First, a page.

Fortunately, there’s a better way. A multitude of red and blue cities around the nation – whether it be long-time republican Bakersfield or democratic stronghold Austin – are demonstrating that supporting local solar momentum is a winning proposition.
The 2016 election campaign often seems to underscore that our political parties can’t agree on much. But the huge amounts of solar power generated from the rooftops of deep red Mesa and deep blue San Francisco offer a reminder that certain things do unite us. For starters, we all live under the same big orange ball – and share in the same incredible opportunity to harness its power.
All data and figures describing installations in Mesa (in territory served by the utility Salt River Project) only reflect solar applications submitted before early December 2014.
For the purposes of this analysis, we have described the electricity production that originates from the solar power systems we have installed. However, the solar attribute of this electricity does not always directly reside with our customers or SolarCity. That ownership contractually resides with the party that owns the Renewable Energy Credit (REC) associated with a given unit of solar energy production — whether it is another organization, a customer, or in some cases, SolarCity. For more details, see “What Are Renewable Energy Certificates (RECs)?” on page 28 of our 2015 Impact Report.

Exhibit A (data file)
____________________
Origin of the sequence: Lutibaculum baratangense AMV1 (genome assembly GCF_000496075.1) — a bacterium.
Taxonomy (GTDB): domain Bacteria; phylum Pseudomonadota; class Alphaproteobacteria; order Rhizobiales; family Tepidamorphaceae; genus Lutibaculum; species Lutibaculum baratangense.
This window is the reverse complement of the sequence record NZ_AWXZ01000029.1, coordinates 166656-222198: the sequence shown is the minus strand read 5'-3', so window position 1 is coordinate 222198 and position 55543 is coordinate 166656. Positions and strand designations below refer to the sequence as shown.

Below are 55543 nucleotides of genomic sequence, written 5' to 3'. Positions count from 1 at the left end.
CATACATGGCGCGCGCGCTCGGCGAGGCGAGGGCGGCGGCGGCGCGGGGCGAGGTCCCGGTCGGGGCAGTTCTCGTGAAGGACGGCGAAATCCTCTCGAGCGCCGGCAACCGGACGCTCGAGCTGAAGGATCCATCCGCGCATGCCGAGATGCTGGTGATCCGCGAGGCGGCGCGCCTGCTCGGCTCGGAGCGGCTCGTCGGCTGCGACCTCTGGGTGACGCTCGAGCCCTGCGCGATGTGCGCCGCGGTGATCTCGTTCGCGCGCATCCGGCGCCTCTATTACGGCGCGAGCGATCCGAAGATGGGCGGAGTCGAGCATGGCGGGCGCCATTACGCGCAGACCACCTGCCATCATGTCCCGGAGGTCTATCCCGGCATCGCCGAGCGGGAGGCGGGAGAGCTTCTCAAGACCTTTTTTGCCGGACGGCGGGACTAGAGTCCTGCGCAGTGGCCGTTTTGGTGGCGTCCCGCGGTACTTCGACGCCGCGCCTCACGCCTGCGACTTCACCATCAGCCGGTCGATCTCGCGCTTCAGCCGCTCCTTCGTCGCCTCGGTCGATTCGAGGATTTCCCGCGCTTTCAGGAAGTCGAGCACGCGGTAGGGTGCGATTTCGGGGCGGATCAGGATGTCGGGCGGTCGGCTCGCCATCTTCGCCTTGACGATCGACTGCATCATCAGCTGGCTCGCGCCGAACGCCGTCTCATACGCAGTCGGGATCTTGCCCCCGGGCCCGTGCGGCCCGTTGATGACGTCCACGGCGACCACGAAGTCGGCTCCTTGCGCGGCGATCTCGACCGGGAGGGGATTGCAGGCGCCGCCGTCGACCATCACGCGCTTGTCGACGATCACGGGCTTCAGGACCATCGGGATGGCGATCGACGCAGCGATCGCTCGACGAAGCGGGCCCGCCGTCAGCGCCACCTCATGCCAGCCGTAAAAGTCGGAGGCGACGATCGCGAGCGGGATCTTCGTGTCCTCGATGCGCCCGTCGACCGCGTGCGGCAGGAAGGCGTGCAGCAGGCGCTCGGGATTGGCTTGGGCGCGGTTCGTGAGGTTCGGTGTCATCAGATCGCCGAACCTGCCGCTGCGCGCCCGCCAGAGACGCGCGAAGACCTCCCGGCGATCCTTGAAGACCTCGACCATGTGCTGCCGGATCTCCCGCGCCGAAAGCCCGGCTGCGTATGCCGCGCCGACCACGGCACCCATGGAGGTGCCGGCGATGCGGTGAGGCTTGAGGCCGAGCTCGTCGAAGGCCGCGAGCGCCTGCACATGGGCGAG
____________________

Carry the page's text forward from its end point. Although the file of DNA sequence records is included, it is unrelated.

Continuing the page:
Dollar amount of cumulative solar production: Through June 30, 2016, SolarCity customers in San Francisco and Mesa had together generated more than 61.6 million kilowatt-hours. At EIA’s reported average residential retail price of $0.1252/kWh (for calendar year 2015 — the most recent full year of data), the cumulative dollar amount of this electricity exceeds $7.7 million. The curve in the chart is based on annual calculations, with each year’s value corresponding to the total cumulative value on June 30th of that year.
Arizona State University comparison: ASU’s “Campus Metabolism” energy analytics tool reports that the university’s four metropolitan campuses (Tempe, Downtown, Polytechnic, and West) consumed 238,325,035 kWh of electricity in 2015. ASU’s reports that 70,000+ students were enrolled at those campuses in fall 2015. Solar power systems deployed by SolarCity in the East Valley region of Arizona — which is broadly defined as the east-of-Phoenix municipalities of Mesa, Chandler, Tempe, Gilbert, Scottsdale, Queen Creek, Apache Junction, and San Tan Valley – have produced more than 241 million kWh (through June 30, 2016).
BART comparison: BART has reported that its total annual system-wide electricity consumption is 373,930,346 kWh. Solar power systems deployed by SolarCity in the San Francisco Bay Area — which spans the 101 municipalities listed here — have produced more than 477 million kWh (through June 30, 2016).
Photo Credits: Twenty20 (for desert and Bart image backgrounds)